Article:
Colorado College Assistant Professor of English Natanya Ann Pulley has been named a winner of the 2017 Many Voice Project Competition. Her collection of short stories, “With Teeth,” was selected as one of three winners from more than 450 submissions.
“With Teeth” is a collection about desperate, resigned, bewitching, and spiraling storytellers in crisis — and the webs they weave around themselves. Through magical realism, absurdism, or experimental and realist styles, the narrators in these pieces can sense what it means to be stuck in a story or genre, for characters to be held by inevitable choices and well-trod paths. In this way, “With Teeth” believes there are no new stories, only old stories told in new ways.
“My influences come from a slew of writers, genres, and lyrical sensibilities, from ‘Tristram Shandy’ to Carmen Maria Machado, from Italo Calvino to Roxane Gay,” says Pulley. “I engage in a tradition of storytelling, in which the narrators are teasing out the idea of what it means to be part of a story. I believe this comes from hearing my Diné mom’s stories, which were a lovely mess of Navajo traditions woven through family histories and her assimilation experience as part of a program that removed young Navajo children from the reservation to live with LDS families in Utah.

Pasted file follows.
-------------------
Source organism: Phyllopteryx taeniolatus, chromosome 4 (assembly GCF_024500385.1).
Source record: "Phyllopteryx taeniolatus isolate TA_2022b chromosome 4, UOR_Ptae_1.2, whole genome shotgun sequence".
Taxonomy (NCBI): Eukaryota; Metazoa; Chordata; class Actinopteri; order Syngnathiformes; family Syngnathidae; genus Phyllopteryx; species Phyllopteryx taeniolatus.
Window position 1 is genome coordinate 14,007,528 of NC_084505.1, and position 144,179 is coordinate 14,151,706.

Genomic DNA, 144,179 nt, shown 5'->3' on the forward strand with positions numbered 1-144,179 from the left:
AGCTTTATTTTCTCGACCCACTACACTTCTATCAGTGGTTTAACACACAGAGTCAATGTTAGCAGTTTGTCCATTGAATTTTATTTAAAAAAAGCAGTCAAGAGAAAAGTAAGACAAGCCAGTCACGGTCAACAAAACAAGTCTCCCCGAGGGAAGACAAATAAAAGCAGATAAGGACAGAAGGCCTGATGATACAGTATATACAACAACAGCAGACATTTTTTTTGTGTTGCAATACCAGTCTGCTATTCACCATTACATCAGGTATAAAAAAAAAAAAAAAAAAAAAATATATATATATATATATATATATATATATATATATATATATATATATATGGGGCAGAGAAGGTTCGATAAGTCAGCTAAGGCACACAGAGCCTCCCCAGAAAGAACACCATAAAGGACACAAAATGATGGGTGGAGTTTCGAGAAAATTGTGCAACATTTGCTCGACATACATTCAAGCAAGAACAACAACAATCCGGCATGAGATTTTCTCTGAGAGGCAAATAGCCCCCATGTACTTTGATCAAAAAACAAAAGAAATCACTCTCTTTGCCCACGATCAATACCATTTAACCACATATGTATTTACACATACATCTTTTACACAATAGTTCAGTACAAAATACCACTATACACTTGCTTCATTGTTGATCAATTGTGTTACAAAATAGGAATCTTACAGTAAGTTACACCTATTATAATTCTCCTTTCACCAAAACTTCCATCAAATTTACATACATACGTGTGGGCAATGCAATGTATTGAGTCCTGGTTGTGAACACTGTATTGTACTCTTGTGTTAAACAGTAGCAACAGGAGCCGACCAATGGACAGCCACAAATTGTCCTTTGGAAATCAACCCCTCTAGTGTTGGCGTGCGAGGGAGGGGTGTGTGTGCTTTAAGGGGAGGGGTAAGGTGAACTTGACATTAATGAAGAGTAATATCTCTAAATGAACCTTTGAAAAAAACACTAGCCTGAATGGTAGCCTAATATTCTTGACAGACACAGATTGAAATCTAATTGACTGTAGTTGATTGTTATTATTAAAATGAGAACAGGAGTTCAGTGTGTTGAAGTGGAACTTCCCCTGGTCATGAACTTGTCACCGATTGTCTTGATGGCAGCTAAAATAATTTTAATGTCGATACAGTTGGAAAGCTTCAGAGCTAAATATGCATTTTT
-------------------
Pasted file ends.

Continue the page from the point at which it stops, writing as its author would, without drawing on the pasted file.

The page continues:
“Time was never linear in any of these stories and in the Diné way, there were no explicit morals or endings to these stories. Instead, she would gather her perspective of the world through these patchwork tellings. Narrative, throughout my childhood, was always fraught, unstable, nebulous, but also always housing many truths. Like my mom’s weaving of stories, the ones in ‘With Teeth’ are a truth as well: a grappling of what it means to not only be human, but creatures accumulating memory, time, and aftermaths in order to make sense of a world.”
Pulley says the collection comes from many years of writing short fiction between writing linked short stories collections, creative non-fiction, and a number of small projects.
“It’s impossible for me to work on any one writing project — it doesn’t make sense to me to put the kind of pressure I do on my work into one form at one time,” she says. “I’m not certain that is how we live balanced and full lives either — we have to spread our work, energy, and passions around and allow projects (and dreams and relationships) be what they need to be. By doing so I feel I can concentrate and absorb myself in a project always knowing that the things that don’t seem to fit in have another life in another project that may have my attention as soon as tomorrow.”
Pulley, who is Diné (Navajo), of Kinyaa’áanii (Towering House) and Táchii’nii (Red Running Into Water) clans has published work in numerous journals including The Collagist, Drunken Boat, The Offing, McSweeney’s, Waxwing, and As/Us. Her work has been anthologized in #NotYourPrincess: Voices of Native American Women, Exquisite Vessel: Shapes of Native Nonfiction, Women Write Resistance, and more.
A former editor of Quarterly West and South Dakota Review and a guest editor of the horror journal Black Candies: Gross and Unlikeable (a special issue with all female writers and artists), she is the founding editor of the forthcoming Colorado College online literary journal, Hairstreak Butterfly Review.
“With Teeth” will be published by New Rivers Press, located at Minnesota State University in Moorhead, in Fall 2019.